Middle to the End of the Draft 

In need of some veteran stability, since the average age of my starting roster was roughly 14 years old, I selected Julian Edelman in the 10th round. Because we must start a defense on a weekly basis, I went ahead and drafted the best defense with the Jaguars in the 12th. Refusing to give up on Corey Coleman I went ahead and drafted him in the 13th. Ty Montgomery is another player I still believe can have a valuable role in Green Bay and I took him the following round.

Closing out the draft, I added Alber Wilson, Ito Smith (fun fact: The FFPC draft clock does not turn off overnight), Case Keenum, New Orleans Defense, and Jordan Akins.

Mistakes and Regrets

Looking at my roster, it’s painfully apparent I am too thin at the running back position. With just Kerryon Johnson, Nick Chubb, Ty Montgomery and Ito Smith I can’t afford underperformance or injury from either Johnson or Chubb. There’s a 100% chance I’ll cut Ito Smith prior to the season to add another running back. Unless Tevin Coleman goes down to injury, there’s no way Smith makes any impact in 2018, and with just 20 roster spots I can’t afford to stash a player on my roster.

Trading away my 5.10 for a 2019 first prior to the draft was a poor decision as well. I assumed I would be able to use that additional first-round pick as trade ammo to move around the board and instead I ended up holding onto the pick, unable to find a trade to my liking. Making assumptions without fact is usually a terrible idea. Having never drafted with any of the owners in this league before, I had no real basis to think that I could move that pick.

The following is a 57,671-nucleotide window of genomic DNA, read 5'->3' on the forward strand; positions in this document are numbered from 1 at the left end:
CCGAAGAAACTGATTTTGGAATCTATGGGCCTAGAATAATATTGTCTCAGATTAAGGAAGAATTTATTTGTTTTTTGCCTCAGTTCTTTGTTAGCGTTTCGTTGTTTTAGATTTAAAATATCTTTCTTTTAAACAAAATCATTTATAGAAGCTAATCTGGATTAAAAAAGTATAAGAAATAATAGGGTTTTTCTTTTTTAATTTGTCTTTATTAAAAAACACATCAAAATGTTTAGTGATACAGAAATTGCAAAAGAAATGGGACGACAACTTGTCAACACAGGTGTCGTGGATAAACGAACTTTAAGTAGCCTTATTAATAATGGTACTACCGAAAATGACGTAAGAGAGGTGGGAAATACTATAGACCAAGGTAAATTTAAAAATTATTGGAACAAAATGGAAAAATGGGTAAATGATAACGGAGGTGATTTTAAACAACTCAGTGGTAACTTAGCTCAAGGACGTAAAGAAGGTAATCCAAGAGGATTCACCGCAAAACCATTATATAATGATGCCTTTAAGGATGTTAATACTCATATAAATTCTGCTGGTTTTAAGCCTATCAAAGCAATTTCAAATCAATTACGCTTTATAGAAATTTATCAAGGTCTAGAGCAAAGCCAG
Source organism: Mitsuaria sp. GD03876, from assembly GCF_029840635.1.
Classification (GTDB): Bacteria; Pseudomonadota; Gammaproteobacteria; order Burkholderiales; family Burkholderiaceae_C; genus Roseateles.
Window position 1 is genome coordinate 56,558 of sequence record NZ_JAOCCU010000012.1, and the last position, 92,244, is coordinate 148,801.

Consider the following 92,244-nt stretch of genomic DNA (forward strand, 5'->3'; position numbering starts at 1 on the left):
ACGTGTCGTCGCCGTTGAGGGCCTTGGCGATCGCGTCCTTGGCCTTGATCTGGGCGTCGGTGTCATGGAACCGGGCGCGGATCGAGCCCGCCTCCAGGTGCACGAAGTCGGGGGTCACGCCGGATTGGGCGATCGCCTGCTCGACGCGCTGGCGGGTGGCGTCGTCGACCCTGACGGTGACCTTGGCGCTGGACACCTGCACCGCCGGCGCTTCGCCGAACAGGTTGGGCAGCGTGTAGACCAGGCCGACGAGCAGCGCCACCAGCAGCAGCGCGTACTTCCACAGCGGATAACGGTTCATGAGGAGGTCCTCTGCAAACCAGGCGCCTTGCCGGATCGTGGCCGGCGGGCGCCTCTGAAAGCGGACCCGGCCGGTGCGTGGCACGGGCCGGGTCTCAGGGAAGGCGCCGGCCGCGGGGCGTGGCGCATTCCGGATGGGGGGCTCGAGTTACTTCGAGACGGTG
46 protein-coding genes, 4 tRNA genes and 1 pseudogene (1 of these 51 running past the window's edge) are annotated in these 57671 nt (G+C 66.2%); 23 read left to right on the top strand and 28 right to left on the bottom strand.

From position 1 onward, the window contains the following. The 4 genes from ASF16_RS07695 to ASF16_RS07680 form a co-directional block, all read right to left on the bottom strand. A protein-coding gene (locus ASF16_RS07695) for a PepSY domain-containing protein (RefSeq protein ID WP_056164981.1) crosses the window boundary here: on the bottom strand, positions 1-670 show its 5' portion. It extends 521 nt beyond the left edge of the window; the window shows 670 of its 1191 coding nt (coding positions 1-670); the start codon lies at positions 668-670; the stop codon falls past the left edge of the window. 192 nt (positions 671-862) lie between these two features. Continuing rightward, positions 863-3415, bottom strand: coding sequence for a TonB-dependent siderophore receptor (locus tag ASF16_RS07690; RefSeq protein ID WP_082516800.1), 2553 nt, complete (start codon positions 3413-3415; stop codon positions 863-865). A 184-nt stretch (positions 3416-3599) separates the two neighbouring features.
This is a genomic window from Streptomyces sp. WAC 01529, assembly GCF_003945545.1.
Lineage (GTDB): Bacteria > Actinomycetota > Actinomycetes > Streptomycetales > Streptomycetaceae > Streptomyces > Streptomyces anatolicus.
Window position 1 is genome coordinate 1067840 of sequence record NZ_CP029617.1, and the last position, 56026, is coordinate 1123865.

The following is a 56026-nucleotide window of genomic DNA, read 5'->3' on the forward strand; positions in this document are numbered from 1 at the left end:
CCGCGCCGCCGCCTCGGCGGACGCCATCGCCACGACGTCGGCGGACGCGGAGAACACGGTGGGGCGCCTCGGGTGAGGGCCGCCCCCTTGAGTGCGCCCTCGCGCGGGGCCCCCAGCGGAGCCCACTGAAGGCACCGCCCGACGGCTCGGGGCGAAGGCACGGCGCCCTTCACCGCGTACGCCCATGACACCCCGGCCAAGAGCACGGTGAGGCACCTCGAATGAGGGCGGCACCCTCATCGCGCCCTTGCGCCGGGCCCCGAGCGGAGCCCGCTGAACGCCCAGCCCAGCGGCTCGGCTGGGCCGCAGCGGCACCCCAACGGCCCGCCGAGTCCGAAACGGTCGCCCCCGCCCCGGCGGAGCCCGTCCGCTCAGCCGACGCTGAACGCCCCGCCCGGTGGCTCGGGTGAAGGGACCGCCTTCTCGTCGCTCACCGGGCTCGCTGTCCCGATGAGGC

One final regret, that’s more an admission of stupidity. You must draft a kicker during the startup draft. I knew this. I even queued up several for the 20th round. The 20th round came and I drafted a defense. I dropped the extra defense and the site added Mason Crosby to my roster a few days later. Like I said at the top, excellent customer service from the FFPC.

Since grading things is fun, I’ll give myself a B- on my draft. Feel free to let me know how you think I did. You can comment below or find me on Twitter @DFF_Shane.

Sadly I need to add a PostScript to the above recap. Last night it was announced that Hunter Henry tore his ACL and is lost for the 2018 season. I’ll be scouring my waivers to add a starting Tight End, but at there’s no way I can replace the TE1 production I expected from Henry via a waiver wire add. I’ll also be attempting to trade for a tight end, so if any of my league mates happen to read this feel free to send me some offers.

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smanila

FSWA member, Writer, editor, VP of Content, hypeman for DFF. Married to my best friend and the hottest MILF I've ever seen. Proud father of two stunningly handsome boys(they look like me). Fantasy football addict and dynasty degenerate now in 29 dyno leagues. I love talking about dynasty, writing about dynasty, listening to dynasty podcasts, being on dynasty podcasts, dreaming about dynasty, scheming about dynasty leagues................